For prosperity gospel believers, God blesses the faithful with good health as a provision of the atonement. All prosperity gospel believers see a connection between good health and spiritual blessedness.

Health is the result of positive thinking or “claiming” the health that Jesus’ atonement has already paid for. Poor health is either attributed to satanic attack that has not yet been overcome, or a weakness of faith.

Implications

The implications of this perspective on faith and prosperity are significant.

First, if wealth and health are a result of the degree of faith a person has, this leads to the conclusion that the poor are poor because they are spiritually deficient. This is exactly the reason that Corbett and Fikkert announce the need for rejecting the prosperity gospel when they comment that repenting of a belief in the prosperity gospel is an important step in being able to help the poor in a meaningful way.

While personal sin may result in poverty, the prosperity gospel ignores the effects of the sin of others and structural evils that may be the cause of poverty. Believing harder fails to eliminate poverty and advance human flourishing.

Second, the prosperity gospel overemphasizes the importance of temporal wealth on the individual. While Scripture records examples of faithful rich men (e.g., Abraham), it also records examples of people who were poor or sick, yet were also faithful (e.g., Paul). Establishing conditions where widespread, holistic human flourishing is possible is a good thing that is entirely different from a quest for individual wealth and health.

Third, the so-called law of faith that sees a direct correlation between positive thinking and material prosperity distracts individuals from understanding the natural laws that govern economic reality. Expecting a future supernatural blessing to make a balloon payment on a mortgage may tempt someone to ignore the financial realities of an excessively large loan-to-value-ratio on a house. This could result in real, naturally caused financial ruin.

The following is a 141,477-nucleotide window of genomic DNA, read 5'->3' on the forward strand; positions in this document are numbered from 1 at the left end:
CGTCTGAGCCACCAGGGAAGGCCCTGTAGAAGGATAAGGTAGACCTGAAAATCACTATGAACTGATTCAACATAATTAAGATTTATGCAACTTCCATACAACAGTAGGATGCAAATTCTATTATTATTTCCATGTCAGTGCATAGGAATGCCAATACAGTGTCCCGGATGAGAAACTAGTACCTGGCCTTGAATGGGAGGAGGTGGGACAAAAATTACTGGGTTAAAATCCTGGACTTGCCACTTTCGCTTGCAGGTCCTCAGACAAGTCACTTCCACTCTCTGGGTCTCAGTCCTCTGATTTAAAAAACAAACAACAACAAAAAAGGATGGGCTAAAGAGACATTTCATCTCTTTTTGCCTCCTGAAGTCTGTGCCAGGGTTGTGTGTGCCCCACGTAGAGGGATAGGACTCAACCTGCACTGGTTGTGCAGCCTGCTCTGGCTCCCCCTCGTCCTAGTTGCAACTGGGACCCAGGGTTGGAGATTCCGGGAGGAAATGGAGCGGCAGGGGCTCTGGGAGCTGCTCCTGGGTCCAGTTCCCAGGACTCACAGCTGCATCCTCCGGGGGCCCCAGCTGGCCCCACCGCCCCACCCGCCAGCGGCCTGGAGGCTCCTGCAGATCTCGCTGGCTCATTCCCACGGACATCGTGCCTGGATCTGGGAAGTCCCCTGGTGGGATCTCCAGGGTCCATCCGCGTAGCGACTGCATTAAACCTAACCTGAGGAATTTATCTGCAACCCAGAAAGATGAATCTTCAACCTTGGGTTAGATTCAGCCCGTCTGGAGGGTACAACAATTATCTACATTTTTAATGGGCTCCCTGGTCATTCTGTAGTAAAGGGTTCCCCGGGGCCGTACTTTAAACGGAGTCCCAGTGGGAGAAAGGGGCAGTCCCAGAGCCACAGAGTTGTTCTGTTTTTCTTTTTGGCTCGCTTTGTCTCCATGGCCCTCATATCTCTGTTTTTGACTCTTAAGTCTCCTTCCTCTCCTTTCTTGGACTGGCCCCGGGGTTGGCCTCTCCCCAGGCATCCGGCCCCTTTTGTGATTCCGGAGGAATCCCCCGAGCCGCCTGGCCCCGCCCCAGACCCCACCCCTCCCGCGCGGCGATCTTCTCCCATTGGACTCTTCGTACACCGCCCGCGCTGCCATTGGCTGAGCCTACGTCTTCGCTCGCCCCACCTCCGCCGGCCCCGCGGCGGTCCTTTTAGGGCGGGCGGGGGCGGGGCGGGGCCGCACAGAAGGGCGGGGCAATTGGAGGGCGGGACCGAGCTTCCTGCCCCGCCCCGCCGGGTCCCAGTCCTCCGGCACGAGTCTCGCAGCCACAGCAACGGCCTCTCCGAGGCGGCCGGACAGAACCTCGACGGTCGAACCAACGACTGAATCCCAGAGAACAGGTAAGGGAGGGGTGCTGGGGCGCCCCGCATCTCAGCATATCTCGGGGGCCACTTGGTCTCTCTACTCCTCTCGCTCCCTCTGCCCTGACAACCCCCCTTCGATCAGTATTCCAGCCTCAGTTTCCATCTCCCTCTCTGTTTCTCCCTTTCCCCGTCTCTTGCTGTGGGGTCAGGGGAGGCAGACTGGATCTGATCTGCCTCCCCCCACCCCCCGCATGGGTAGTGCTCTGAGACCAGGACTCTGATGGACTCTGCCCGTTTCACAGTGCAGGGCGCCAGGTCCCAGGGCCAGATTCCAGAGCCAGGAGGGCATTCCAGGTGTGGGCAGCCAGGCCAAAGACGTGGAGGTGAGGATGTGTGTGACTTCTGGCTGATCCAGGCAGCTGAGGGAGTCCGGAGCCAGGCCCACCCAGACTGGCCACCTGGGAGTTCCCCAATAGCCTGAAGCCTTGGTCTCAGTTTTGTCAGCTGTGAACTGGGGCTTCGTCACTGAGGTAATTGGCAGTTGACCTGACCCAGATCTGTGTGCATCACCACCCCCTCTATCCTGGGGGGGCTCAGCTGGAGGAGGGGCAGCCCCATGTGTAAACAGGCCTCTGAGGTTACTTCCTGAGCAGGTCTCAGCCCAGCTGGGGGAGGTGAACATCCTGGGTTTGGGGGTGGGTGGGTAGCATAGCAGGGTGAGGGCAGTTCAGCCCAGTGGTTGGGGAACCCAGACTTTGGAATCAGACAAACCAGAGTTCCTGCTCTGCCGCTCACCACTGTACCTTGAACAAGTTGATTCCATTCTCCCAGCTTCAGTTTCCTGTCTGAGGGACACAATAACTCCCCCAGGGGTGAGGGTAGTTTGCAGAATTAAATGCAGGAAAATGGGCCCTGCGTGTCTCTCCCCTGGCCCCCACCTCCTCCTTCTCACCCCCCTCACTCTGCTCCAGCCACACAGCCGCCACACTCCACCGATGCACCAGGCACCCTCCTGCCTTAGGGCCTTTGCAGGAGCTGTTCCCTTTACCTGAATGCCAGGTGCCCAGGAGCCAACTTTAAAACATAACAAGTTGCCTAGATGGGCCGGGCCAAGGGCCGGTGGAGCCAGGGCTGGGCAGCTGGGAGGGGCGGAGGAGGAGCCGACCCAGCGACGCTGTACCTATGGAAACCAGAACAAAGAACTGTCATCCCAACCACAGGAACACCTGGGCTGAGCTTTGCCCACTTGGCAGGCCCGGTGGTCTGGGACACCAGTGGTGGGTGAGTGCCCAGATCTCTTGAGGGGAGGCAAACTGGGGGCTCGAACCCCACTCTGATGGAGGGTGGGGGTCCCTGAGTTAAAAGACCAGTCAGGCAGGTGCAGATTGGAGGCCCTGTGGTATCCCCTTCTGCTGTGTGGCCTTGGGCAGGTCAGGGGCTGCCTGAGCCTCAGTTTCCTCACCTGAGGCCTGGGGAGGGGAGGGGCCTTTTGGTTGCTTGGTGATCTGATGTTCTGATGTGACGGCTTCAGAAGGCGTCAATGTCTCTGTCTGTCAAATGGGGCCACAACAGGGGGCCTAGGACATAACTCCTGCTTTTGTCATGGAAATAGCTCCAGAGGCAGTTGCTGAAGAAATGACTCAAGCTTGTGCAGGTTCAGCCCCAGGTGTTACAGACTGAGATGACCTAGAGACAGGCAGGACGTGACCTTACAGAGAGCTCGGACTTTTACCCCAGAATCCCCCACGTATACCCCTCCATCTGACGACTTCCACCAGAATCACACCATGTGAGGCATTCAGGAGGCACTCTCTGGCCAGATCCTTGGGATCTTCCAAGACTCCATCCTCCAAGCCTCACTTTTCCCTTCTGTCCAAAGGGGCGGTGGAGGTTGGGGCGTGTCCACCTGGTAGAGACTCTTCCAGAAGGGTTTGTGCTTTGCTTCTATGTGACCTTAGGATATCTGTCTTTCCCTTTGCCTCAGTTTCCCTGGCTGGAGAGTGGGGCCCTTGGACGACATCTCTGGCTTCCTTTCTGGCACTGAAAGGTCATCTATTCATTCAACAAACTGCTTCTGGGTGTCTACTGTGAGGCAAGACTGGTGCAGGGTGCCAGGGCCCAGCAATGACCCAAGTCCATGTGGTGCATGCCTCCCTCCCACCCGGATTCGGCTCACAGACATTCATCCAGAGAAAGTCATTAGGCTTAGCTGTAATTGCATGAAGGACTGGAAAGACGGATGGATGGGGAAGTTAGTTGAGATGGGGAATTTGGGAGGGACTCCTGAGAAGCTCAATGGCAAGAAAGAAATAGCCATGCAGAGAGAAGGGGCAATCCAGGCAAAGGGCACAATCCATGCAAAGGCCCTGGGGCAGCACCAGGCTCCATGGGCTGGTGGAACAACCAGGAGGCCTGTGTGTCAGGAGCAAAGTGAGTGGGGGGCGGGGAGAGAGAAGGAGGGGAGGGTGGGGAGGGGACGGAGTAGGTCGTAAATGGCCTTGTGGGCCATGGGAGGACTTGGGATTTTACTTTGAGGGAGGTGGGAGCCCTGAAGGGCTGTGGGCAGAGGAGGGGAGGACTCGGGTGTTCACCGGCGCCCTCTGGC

The prosperity gospel is something different from a biblically-oriented approach to stewardship. Even given the basic outline of the prosperity gospel, it is clear that there are fundamental differences between the health-and-wealth gospel and biblically-based, theological approaches to human flourishing.

Leave your comments here.

Have our latest content delivered right to your inbox!
  • EmilyStrongarm

    This article cleared up a few questions I had about what the “health and wealth” gospel really entails (aside from book covers showcasing great dental work). A friend has lent me a book that I felt was a bit fishy, and this article help put to word what I was feeling but couldn’t quite articulate. Thank you.

    • Andrew Spencer

      Thanks for reading the post and taking time to comment. I am glad that I could be a blessing.

  • Matthew Abate

    Well-written and very timely…My hope is that solid and objective analysis like this piece continues to make its way throughout the church. From my perspective, one of the biggest weaknesses to the prosperity gospel is its diminished view of suffering for righteousness’ sake as demonstrated in Christ’s life and in the apostle Peter’s first epistle. I see the prosperity gospel lulling the church to sleep on a bed of misplaced comfort and relaxation.

    • Andrew Spencer

      I appreciate the comments Matthew. And I agree that we can fall asleep if we don’t rightly understand the purpose of suffering.

  • Brian Ward